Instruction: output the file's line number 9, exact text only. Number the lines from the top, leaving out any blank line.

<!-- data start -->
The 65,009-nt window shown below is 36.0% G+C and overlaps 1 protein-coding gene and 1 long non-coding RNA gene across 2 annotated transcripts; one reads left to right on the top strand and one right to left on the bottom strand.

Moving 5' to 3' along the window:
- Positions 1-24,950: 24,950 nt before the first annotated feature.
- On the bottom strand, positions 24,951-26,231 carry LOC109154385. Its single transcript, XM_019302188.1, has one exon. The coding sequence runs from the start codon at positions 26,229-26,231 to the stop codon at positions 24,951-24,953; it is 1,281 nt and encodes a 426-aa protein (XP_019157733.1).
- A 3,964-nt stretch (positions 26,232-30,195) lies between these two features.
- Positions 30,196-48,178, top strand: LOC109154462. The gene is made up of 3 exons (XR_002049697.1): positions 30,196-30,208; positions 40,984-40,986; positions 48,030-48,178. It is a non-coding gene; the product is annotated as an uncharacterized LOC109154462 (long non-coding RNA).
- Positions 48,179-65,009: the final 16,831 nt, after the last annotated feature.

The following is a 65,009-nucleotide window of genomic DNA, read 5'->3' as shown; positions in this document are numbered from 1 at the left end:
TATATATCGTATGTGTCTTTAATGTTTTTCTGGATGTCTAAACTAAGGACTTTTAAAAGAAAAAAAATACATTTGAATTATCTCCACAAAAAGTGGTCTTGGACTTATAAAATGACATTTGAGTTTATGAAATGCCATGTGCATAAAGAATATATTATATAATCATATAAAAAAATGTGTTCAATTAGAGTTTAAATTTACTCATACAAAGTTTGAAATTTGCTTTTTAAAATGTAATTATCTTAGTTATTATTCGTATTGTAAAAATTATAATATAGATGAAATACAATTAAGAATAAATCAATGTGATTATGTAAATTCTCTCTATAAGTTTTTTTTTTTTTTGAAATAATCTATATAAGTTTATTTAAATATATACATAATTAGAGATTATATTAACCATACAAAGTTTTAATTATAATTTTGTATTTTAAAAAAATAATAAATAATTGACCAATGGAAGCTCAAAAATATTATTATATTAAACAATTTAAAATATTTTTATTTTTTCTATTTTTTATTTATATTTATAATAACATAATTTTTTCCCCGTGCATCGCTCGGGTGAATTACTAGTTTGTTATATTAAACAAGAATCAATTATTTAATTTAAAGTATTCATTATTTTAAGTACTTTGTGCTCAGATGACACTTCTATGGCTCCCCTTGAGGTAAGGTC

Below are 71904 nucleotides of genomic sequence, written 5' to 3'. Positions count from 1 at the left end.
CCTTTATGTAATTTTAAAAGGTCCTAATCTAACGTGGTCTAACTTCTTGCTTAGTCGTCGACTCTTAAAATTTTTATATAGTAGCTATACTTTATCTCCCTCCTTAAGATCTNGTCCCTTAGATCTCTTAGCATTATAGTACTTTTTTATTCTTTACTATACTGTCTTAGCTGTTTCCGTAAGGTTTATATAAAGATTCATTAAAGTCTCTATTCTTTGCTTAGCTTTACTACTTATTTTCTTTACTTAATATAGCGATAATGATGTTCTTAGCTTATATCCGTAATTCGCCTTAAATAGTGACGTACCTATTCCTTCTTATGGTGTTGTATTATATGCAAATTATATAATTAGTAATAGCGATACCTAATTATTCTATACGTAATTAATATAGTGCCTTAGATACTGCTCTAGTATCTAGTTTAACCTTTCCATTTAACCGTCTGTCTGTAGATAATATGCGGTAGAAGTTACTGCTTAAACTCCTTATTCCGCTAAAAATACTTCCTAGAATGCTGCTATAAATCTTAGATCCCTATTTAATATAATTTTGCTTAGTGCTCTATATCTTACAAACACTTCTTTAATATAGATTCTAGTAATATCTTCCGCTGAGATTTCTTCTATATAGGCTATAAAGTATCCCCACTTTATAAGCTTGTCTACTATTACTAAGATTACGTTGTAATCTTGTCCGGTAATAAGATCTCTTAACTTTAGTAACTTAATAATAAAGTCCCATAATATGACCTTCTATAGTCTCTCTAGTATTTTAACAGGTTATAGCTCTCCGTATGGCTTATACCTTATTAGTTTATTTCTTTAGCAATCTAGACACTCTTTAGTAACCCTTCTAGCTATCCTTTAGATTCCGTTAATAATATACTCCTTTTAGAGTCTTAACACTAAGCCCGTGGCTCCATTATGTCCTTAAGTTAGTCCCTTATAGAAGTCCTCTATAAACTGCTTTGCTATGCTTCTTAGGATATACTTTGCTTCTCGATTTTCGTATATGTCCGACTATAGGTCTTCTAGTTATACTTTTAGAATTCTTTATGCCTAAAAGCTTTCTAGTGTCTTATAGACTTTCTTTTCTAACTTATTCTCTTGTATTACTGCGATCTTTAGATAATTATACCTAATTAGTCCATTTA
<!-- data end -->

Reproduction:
TATATATCGTATGTGTCTTTAATGTTTTTCTGGATGTCTAAACTAAGGACTTTTAAAAGAAAAAAAATACATTTGAATTATCTCCACAAAAAGTGGTCTTGGACTTATAAAATGACATTTGAGTTTATGAAATGCCATGTGCATAAAGAATATATTATATAATCATATAAAAAAATGTGTTCAATTAGAGTTTAAATTTACTCATACAAAGTTTGAAATTTGCTTTTTAAAATGTAATTATCTTAGTTATTATTCGTATTGTAAAAATTATAATATAGATGAAATACAATTAAGAATAAATCAATGTGATTATGTAAATTCTCTCTATAAGTTTTTTTTTTTTTTGAAATAATCTATATAAGTTTATTTAAATATATACATAATTAGAGATTATATTAACCATACAAAGTTTTAATTATAATTTTGTATTTTAAAAAAATAATAAATAATTGACCAATGGAAGCTCAAAAATATTATTATATTAAACAATTTAAAATATTTTTATTTTTTCTATTTTTTATTTATATTTATAATAACATAATTTTTTCCCCGTGCATCGCTCGGGTGAATTACTAGTTTGTTATATTAAACAAGAATCAATTATTTAATTTAAAGTATTCATTATTTTAAGTACTTTGTGCTCAGATGACACTTCTATGGCTCCCCTTGAGGTAAGGTC